Joanie : Hackney Women’s Football Team and Federation of Gay Games
Volunteering works on your mind as well as your soul.
I’ve always been involved in sport, but never thought as an adult that I’d be able to compete. I enjoyed playing football at school and with my brothers. After primary school, there was no provision for girls to play football at all.
When I came out, I did a Recreation & Leisure course at Westminster College and one of the courses was Football Training. The guy that ran the course said, ‘Did you know that there’s women who play football?’ So, I had to find out about that. I went away for Christmas with friends and one of the women played for Hackney Women’s Football Club. So, we had a kick-around and then she invited me to train. I went to one training session and the next thing I was playing a game. After six sessions, I became the coach. From that, it’s just grown and grown.
I grew up in Birmingham, which wasn’t as advanced as London, so for me being in a predominantly lesbian club was very important. The club became my family when I was coming out. We all hung out and did everything together. It also made me feel comfortable and gave me a lot of support.
My best moment in football was when I played for a team of women from London, Italy and New Zealand in the Sydney Gay Games of 2002. We actually won every game and got a gold medal. We had good camaraderie between us, to come away with a gold medal was a really great achievement. I wanted that team to return, but within four years, everyone was busy. So I used to just put my name forward at the Gay Games and then be picked by anybody to play. At the Chicago Games in 2006 I got picked by a team from Dallas. That was really great and we almost got to Bronze medal position but lost by one goal. For Cologne, I put my name in the hat again and got chosen by a team from South London. You can just play football anywhere and with anyone.
The Women’s football is not as big as the men’s so, I’m trying to get more women involved. At the moment you get less than 30% women’s attendance at Gay Games and I’m trying to change that. Women don’t know it’s for everyone and that they can attend.
Gay Games career
I went to my first Gay Games Board Meeting, in Berlin after the Amsterdam games of 98. I went as an observer – so I couldn’t speak officially, just be there, but I was saying things behind the scenes. I later met Ivan (Out to Swim swimmer and founder of Out for Sport) in Chicago in 2006, and he inspired me to get more involved. Ivan was supposed to go to the Lyon Board meeting, but he was in hospital so I went instead of him. There was a position of Female Vice President for diversity and no one was going for it. The guys were saying that I should go for it and I was saying ‘No, I’ve only just got here and I don’t know what I’m doing.’ They were really encouraging, so I phoned Ivan and he said ‘Go for it.’ He was really excited and when someone like that gives you that inspiration, you’ve got to keep going. That’s what we need, inspirational people to keep it going. I hope I am as inspirational to people as he was. I know there are inspirational women out there, come, we need you.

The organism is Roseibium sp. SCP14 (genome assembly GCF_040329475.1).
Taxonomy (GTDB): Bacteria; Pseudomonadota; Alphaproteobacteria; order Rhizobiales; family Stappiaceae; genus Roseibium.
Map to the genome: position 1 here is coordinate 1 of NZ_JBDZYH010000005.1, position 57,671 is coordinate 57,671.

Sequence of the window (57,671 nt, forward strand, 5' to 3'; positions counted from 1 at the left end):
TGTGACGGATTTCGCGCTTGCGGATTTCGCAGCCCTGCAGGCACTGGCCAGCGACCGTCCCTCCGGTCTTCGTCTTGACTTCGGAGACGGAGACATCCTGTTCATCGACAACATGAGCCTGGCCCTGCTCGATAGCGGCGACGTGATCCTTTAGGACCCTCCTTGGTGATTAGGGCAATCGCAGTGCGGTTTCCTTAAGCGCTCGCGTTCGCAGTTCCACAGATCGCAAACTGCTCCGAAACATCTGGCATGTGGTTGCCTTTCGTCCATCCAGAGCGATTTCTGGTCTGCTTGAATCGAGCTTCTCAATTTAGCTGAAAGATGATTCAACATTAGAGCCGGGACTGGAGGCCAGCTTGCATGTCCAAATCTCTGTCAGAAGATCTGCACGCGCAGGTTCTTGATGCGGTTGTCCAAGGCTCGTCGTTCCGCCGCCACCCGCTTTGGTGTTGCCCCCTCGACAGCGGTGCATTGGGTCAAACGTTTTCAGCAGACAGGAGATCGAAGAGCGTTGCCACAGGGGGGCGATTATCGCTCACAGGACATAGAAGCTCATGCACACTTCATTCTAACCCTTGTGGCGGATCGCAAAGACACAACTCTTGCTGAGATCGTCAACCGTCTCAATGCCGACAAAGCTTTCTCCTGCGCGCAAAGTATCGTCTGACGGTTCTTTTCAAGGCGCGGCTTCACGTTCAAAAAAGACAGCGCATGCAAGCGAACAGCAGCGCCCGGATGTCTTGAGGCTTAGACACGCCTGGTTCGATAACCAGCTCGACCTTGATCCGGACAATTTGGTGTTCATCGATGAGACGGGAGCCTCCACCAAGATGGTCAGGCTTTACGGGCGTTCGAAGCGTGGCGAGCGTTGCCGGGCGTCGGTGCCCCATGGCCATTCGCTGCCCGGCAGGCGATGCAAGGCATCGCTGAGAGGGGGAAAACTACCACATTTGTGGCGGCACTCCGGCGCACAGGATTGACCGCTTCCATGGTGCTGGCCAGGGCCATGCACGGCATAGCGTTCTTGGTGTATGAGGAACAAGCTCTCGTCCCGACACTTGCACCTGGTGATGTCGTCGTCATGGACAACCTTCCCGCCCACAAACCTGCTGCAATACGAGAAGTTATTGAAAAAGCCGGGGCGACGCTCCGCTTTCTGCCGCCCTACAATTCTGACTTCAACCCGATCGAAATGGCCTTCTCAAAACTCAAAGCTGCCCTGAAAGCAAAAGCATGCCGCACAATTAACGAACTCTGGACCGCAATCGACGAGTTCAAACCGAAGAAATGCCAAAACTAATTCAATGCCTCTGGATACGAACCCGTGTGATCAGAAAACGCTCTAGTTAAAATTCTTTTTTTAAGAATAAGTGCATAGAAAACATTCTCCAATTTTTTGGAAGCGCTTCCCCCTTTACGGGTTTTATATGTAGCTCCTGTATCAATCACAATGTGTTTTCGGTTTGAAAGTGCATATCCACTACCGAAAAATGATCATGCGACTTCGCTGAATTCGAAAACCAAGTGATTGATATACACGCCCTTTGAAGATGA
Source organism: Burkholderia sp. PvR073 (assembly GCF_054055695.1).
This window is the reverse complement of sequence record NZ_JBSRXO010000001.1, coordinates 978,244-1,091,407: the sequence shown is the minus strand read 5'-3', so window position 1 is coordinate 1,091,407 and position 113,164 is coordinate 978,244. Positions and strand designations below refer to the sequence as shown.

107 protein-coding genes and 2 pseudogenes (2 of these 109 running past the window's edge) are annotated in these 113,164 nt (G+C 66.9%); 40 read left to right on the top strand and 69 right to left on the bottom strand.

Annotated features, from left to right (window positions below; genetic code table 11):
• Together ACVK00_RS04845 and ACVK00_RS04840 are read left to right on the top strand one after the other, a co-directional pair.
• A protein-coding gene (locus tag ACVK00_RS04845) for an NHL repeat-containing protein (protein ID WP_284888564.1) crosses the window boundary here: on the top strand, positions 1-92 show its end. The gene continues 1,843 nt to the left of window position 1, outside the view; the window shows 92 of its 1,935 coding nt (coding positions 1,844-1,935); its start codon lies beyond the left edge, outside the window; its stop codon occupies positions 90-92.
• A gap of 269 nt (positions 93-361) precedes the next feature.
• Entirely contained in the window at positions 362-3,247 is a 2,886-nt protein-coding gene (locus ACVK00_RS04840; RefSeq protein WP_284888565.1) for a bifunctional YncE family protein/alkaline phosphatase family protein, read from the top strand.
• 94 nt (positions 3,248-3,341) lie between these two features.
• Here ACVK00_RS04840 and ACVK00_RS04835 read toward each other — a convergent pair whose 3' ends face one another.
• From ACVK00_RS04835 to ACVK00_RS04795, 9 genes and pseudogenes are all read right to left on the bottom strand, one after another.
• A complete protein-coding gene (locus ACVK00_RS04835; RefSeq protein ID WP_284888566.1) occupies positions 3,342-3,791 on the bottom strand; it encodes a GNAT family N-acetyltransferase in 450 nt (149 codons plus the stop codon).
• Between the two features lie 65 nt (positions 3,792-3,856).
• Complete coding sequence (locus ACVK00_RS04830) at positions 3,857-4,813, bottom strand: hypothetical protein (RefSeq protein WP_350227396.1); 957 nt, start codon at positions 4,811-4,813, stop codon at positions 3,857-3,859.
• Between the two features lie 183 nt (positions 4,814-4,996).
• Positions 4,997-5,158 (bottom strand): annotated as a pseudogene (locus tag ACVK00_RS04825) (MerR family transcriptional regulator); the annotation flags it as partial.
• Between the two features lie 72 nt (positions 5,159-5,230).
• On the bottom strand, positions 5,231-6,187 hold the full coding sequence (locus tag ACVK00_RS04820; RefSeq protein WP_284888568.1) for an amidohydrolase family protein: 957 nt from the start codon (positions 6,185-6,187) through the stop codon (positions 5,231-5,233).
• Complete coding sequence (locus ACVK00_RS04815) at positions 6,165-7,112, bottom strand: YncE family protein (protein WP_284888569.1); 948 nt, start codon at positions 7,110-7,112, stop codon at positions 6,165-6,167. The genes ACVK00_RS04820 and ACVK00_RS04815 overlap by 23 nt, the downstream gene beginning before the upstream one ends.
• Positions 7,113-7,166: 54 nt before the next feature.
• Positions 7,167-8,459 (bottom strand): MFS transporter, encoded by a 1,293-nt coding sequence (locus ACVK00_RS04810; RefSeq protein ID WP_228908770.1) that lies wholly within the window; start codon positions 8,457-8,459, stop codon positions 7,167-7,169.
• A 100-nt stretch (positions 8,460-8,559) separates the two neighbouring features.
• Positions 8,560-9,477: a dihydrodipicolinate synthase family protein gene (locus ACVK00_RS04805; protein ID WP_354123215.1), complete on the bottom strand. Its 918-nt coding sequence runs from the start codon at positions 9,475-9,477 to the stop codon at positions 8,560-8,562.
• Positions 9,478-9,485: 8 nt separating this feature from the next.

I was Diversity Vice President for a year. I’ve always been involved in one way or another but never thought that anyone took any notice of me. When we did the bid for London 2018 I knew I had to be involved. Then when we didn’t get the bid, in the midst of all the upset, the male co-president approached me to apply for the vacant post of Female co-president and I am now doing this. I very much enjoy what I do on the board. We need younger people, we need more people of colour and more women coming in. We’re getting there, but it’s been a big challenge. It’s really pushed my confidence – I can’t be shy. If I can be a good role model then that’s half of what I’ve intended to do. You need to have a strong woman at the head of it because the board is mainly North American males. In the role I’ve never been so much under attack in my life, it’s like everything to do with LGBT sport that goes wrong, is my fault so it’s also being able to speak up about these things and take responsibility.
I don’t like sitting around and moaning. I’m more about talking about things, getting them sorted and if there’s a negative, let’s make a positive. We all get on, and enjoy spending time with each other. We have to remind ourselves that the reason we are here, it’s what the participants get out of it that brings the most joy.
The Gay Games is about inclusion, participation and personal best. My message is to let women and older people know that they can do all the sports and are welcome. There’s loads of exciting things in the Games, like women’s parties and there is always a women’s area.
There’s no qualifying for any of the Gay Games sports, it’s done in age groups, so if you’re a 50-year-old you’re not competing against a 20-year-old. We need to let the older generation know that it’s not all for young people, us older lot are running the show.
It’s also important to let people know that you don’t have to play a sport. As we get older, we do have more time and your involvement could be that you could be a treasurer, a secretary or support a team in a different way. Volunteering gets you out, gets you involved and works on your mind as well as your soul.
To find our other Out & Active Champions, click on their names.
Sarah from Out To Swim
Tammy from London Royals Hockey
Nigel from Goslings London Badminton Club
Sarah from London Otters Rowing Club
Nash from London Royals Hockey
Peter from London Otters Rowing Club
Chris & Tina from Waltzing with Hilda and Pink Jukebox
Champion interviews by Christopher Preston
Design for Out & Active by Laura Salisbury
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